Willughby was not unique amongst English doctors of that time for in his book he records a conversation which he had in 1642 with a Dr Harvey, a conversation in which they shared information about pregnancy and childbirth. So, to answer those questions about The Cavalier Historian: it was not the norm for women to receive antenatal care during pregnancy at the time of the English Civil War, but for a noble woman it would not have been unheard of. I like to imagine that the doctor in my book may have come into contact with Willughby or with the books of Rosselin and Coler, and that these had informed his care of a pregnant woman; and he would most certainly have been called in to assist with a difficult delivery when things went wrong.
In conclusion, pregnancy and childbirth were dangerous times for a woman in the 17th century. Ignorance and superstition were rife amongst the poor uneducated midwives, but if one were wealthy enough and of a high enough social standing it might have been possible to receive more enlightened antenatal care. Those women were the lucky ones.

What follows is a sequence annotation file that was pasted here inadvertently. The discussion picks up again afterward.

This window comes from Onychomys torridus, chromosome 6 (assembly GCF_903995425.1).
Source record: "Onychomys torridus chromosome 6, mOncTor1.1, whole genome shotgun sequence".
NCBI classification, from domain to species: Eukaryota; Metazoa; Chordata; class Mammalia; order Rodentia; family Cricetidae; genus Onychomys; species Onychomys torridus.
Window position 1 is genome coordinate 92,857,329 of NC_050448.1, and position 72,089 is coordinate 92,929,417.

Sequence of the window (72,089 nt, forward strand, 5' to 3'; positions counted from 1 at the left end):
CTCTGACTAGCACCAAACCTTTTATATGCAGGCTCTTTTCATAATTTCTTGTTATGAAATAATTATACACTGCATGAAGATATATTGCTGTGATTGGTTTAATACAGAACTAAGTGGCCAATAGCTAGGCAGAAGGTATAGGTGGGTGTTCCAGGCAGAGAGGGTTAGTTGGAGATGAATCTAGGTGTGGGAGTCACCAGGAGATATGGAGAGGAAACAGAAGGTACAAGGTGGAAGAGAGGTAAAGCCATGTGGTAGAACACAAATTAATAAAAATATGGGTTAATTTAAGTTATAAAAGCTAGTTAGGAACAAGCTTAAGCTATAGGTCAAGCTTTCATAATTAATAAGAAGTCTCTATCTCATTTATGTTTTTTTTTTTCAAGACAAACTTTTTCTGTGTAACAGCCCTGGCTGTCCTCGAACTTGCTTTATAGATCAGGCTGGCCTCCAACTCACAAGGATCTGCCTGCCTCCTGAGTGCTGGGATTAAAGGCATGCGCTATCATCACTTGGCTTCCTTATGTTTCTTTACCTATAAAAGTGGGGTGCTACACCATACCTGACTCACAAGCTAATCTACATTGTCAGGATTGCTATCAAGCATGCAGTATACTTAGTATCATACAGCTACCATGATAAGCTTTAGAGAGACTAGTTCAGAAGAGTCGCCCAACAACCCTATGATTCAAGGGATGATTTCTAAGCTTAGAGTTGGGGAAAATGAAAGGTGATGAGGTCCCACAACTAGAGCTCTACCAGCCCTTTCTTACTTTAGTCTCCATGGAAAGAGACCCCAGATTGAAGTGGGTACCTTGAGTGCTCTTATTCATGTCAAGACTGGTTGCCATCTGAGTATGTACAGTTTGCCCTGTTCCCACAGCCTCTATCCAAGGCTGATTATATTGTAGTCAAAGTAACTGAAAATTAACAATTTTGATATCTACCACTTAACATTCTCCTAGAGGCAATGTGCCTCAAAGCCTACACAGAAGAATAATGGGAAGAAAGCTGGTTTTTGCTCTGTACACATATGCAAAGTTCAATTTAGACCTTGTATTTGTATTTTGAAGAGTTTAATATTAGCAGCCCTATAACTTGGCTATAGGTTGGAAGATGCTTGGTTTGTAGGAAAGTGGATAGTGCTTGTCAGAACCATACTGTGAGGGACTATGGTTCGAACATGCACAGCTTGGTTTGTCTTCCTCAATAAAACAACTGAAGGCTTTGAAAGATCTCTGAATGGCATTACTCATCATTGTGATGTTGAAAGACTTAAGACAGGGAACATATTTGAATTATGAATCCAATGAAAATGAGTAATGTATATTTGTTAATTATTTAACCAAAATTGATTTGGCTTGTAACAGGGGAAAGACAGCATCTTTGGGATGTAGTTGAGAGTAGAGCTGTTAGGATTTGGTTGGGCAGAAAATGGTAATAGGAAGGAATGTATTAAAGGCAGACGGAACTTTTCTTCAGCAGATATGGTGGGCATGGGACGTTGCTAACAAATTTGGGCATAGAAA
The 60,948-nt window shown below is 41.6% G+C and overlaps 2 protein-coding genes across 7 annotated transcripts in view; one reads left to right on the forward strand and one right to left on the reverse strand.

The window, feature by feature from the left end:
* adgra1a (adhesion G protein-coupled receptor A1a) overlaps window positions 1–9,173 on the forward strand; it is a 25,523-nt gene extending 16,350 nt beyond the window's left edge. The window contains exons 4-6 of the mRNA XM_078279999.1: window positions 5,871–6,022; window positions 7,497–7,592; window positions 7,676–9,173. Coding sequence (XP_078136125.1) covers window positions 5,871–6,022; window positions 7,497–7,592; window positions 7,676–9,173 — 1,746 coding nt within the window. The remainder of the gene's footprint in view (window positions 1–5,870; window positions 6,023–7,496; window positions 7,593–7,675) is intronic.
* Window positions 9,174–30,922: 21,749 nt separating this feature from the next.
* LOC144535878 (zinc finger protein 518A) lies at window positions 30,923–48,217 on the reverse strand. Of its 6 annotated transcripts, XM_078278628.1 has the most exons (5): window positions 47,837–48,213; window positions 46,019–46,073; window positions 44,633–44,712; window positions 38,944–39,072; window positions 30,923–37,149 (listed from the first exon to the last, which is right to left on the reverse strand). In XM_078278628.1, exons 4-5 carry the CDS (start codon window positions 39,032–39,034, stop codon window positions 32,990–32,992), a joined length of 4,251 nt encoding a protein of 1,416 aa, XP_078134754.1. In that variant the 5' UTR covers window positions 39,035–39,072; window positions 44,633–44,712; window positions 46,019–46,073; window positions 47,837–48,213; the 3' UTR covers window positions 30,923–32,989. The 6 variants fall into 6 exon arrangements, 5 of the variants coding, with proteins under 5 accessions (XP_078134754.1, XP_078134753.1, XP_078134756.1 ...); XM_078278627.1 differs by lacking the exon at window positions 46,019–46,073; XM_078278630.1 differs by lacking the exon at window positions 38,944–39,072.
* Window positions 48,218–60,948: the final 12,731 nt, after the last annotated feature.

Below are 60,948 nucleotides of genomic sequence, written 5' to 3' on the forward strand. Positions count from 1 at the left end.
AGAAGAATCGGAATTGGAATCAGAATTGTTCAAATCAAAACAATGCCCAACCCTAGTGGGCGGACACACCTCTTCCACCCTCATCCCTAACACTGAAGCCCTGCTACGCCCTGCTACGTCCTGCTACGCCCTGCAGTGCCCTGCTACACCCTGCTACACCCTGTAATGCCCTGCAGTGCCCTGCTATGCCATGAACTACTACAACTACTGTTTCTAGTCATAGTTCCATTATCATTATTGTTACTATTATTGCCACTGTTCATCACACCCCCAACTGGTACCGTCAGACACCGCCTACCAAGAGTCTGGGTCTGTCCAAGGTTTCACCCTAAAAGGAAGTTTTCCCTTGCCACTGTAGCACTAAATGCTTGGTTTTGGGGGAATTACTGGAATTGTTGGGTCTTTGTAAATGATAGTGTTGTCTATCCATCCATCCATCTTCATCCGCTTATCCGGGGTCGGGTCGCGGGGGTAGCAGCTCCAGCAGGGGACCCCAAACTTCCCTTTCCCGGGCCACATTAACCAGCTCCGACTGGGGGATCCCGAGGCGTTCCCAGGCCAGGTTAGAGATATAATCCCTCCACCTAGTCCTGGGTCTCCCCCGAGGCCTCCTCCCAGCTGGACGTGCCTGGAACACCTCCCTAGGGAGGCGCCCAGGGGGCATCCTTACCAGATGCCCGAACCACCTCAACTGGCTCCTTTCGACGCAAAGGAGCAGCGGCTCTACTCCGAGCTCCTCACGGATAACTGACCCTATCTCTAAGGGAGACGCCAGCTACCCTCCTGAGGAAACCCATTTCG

References: 1 Royal College of Obstetricians and Gynaecologists; Through the Keyhole: Dutch Child-rearing Practices in the 17th and 18th century by Benjamin Roberts
Observations in Midwifery by Percival Willughby
4 thoughts on “Call the midwife?- pregnacy and childbirth in the 17th century”
Midwifery in 17th century England is very interesting. Technically, midwifery fell within the remit of the ecclesiastical authorities on account of the fact that it was illegal to hide a birth. There was a system of official midwives and apprenticeships but very often assistants practised in their own right and were sometimes preferred.